Designers Versus Inventors
IBM Corporate Archives
Published: April 21, 2013
LONDON — What’s the difference between design and invention? It’s one of the commonest questions that I am asked about design, and it is easy to see why, because the two words are so often confused.
Take the AK-47, the deadly Soviet assault rifle that transformed modern warfare and determined the outcome of many conflicts. It was not the first gun of its type, but was radically different from its predecessors. Sometimes it is described as having been designed, and sometimes as having been invented. Which is correct?
Or take something less gruesome, the Post-it Note. Unlike the AK-47, there was nothing quite like that scrap of sticky paper when it was introduced by the U.S. conglomerate 3M in 1980. Is it the product of design, invention or both?
The words “design” and “invention” are rooted in Latin ones, “designare” and “inventionem” respectively. Each word was introduced to the French language and then to English. Their earliest references in the Oxford English Dictionary originated in the first half of the 16th century, but then the confusion began.
The OED’s first definition of invention is dated 1509: “the action of coming upon or finding; discovery.” The word has had more or less the same meaning ever since, and has also retained its charm. Unlike “innovation,” invention has escaped being stereotyped by management theorists, and still conjures cheerful images of idealistic boffins and amateur inventors showing off their contraptions at Maker Faires.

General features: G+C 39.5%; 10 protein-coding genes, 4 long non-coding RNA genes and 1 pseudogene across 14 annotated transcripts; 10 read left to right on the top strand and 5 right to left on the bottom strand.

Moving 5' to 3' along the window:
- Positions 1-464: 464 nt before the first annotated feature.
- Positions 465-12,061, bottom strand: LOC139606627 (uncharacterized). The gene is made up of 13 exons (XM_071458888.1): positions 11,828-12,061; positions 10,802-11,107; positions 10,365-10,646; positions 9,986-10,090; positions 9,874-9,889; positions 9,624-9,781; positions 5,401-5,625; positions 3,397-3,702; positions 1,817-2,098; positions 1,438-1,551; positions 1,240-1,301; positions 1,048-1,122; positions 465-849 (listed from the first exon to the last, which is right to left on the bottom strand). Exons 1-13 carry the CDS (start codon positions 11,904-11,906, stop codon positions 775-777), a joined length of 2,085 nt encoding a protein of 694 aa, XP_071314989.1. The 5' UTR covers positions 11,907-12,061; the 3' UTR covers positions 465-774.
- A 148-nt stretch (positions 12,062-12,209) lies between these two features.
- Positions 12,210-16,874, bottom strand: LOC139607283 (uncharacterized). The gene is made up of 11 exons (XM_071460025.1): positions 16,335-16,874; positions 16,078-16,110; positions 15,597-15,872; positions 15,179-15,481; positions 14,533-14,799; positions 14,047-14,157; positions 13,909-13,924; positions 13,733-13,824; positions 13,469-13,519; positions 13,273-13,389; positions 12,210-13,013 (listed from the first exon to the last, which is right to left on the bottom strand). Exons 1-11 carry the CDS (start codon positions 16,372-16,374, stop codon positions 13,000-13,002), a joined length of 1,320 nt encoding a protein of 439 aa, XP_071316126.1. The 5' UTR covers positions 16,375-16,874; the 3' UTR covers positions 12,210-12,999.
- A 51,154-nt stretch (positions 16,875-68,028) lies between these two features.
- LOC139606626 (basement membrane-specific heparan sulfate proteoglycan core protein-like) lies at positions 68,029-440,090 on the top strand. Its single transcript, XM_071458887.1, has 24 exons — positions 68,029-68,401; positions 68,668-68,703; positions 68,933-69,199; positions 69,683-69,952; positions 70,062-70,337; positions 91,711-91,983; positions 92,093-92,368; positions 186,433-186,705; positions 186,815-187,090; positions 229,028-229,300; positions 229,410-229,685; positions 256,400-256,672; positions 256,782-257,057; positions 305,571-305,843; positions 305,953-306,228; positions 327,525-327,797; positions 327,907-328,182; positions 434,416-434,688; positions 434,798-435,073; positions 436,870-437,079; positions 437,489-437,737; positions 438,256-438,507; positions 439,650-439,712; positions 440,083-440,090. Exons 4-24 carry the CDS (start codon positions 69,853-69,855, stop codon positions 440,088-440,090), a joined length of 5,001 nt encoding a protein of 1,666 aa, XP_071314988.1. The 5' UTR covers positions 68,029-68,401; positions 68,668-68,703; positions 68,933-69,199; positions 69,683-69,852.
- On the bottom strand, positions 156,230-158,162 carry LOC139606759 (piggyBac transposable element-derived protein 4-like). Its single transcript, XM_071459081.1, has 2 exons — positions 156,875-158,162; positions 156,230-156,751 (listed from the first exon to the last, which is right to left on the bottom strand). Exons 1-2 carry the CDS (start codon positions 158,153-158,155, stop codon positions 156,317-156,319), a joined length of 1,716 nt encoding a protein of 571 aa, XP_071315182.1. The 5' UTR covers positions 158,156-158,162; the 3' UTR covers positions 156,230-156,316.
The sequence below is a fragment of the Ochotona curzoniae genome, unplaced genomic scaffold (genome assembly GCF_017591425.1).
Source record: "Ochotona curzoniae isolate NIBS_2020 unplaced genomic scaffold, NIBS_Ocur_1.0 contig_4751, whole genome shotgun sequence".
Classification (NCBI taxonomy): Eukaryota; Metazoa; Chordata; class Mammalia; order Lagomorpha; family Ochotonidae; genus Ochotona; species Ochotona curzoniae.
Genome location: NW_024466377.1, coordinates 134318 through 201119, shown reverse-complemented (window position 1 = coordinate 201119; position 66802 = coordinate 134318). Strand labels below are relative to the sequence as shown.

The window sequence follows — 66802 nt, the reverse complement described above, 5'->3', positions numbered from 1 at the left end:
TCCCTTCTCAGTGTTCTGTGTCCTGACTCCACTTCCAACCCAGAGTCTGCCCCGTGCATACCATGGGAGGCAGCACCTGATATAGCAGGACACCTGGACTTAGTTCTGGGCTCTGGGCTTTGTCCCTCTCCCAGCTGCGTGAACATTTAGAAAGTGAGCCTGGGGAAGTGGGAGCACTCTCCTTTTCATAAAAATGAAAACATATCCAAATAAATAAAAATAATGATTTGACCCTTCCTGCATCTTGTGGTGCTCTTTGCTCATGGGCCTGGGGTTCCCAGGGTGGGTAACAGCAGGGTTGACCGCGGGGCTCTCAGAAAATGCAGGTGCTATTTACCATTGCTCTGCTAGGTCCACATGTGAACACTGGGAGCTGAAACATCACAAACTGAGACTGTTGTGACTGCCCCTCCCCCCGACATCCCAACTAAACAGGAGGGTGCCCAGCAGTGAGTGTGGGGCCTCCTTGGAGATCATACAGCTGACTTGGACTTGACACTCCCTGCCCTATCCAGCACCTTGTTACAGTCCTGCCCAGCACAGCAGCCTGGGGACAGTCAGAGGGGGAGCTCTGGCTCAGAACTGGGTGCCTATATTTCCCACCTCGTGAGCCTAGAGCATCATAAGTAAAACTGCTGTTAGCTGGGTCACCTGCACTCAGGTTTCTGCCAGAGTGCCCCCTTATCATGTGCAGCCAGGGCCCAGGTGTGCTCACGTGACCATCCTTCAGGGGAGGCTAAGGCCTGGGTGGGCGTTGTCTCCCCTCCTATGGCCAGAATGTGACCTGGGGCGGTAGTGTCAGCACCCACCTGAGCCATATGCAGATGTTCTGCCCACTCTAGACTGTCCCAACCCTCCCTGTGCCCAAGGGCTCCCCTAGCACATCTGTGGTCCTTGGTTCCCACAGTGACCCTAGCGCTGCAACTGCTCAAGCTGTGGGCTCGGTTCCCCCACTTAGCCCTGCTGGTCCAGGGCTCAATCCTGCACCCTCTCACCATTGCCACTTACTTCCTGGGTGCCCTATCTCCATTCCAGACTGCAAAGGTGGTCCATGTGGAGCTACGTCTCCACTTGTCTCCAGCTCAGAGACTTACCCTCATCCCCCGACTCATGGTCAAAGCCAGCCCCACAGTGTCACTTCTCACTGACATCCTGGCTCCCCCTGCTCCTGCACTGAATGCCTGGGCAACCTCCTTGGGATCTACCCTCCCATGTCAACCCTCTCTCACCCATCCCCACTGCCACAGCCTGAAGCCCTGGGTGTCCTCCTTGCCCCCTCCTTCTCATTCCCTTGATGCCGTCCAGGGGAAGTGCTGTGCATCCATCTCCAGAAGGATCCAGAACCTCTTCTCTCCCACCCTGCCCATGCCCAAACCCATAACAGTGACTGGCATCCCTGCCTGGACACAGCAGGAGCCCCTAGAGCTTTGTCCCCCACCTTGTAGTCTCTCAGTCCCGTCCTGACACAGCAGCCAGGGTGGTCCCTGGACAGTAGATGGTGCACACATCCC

Not so design, whose oldest reference in the OED is from 1548 as a verb meaning to “indicate, designate,” only for it to appear as a noun in 1588. Having continued to acquire new meanings over the centuries, not all of which were compatible with the old ones, design has ended up conveying everything from finely calibrated technical specifications, to a snazzy phone, a sinister plan and an entire profession.
Yet in all of its multifarious guises, design has one recurring role as an agent of change. Whatever else it does or doesn’t do, design helps us to translate changes in other fields — scientific, political or whatever — into things that may be useful or enjoyable, ideally both. The same can be said of invention except that, in its case, the outcome must be new. The end-result of the design process can be new too, but not necessarily, because design can be equally useful in modifying something that already exists, ideally by improving on the original.
Back to the AK-47. The official version of its birth is that it was developed in the late 1940s by Senior Sergeant Mikhail Kalashnikov, a Soviet tank soldier who was wounded in World War II and worked on the rifle while convalescing. Not only was the finished weapon named after him — the AK stands for Avtomat (or automatic) Kalashnikova — he was showered with honors, as a self-taught designer and working class hero who had given his country the defining weapon of the era. The truth is more mundane. The wounded sergeant was undoubtedly involved with the development of his namesake rifle, but so were lots of other people. Like many mass-manufactured products of political importance, the AK-47 was devised by committee.